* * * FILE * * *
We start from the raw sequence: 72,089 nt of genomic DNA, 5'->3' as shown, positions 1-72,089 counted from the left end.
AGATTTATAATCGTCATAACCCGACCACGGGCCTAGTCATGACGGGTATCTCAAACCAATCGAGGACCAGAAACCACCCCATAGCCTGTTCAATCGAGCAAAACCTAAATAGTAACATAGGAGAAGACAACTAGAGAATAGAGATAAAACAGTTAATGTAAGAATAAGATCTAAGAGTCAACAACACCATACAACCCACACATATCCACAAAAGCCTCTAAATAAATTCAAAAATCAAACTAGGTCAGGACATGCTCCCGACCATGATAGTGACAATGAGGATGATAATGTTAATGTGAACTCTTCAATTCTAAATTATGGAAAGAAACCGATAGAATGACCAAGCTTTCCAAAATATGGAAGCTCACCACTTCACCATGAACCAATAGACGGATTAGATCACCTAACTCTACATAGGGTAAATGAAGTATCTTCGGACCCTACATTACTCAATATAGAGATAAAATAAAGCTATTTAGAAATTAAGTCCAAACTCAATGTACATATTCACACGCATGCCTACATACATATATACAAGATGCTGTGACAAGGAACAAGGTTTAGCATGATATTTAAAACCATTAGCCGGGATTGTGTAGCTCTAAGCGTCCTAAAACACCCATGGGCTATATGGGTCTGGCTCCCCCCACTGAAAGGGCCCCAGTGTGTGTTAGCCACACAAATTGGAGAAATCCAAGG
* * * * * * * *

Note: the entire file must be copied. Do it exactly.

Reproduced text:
We start from the raw sequence: 72,089 nt of genomic DNA, 5'->3' as shown, positions 1-72,089 counted from the left end.
AGATTTATAATCGTCATAACCCGACCACGGGCCTAGTCATGACGGGTATCTCAAACCAATCGAGGACCAGAAACCACCCCATAGCCTGTTCAATCGAGCAAAACCTAAATAGTAACATAGGAGAAGACAACTAGAGAATAGAGATAAAACAGTTAATGTAAGAATAAGATCTAAGAGTCAACAACACCATACAACCCACACATATCCACAAAAGCCTCTAAATAAATTCAAAAATCAAACTAGGTCAGGACATGCTCCCGACCATGATAGTGACAATGAGGATGATAATGTTAATGTGAACTCTTCAATTCTAAATTATGGAAAGAAACCGATAGAATGACCAAGCTTTCCAAAATATGGAAGCTCACCACTTCACCATGAACCAATAGACGGATTAGATCACCTAACTCTACATAGGGTAAATGAAGTATCTTCGGACCCTACATTACTCAATATAGAGATAAAATAAAGCTATTTAGAAATTAAGTCCAAACTCAATGTACATATTCACACGCATGCCTACATACATATATACAAGATGCTGTGACAAGGAACAAGGTTTAGCATGATATTTAAAACCATTAGCCGGGATTGTGTAGCTCTAAGCGTCCTAAAACACCCATGGGCTATATGGGTCTGGCTCCCCCCACTGAAAGGGCCCCAGTGTGTGTTAGCCACACAAATTGGAGAAATCCAAGG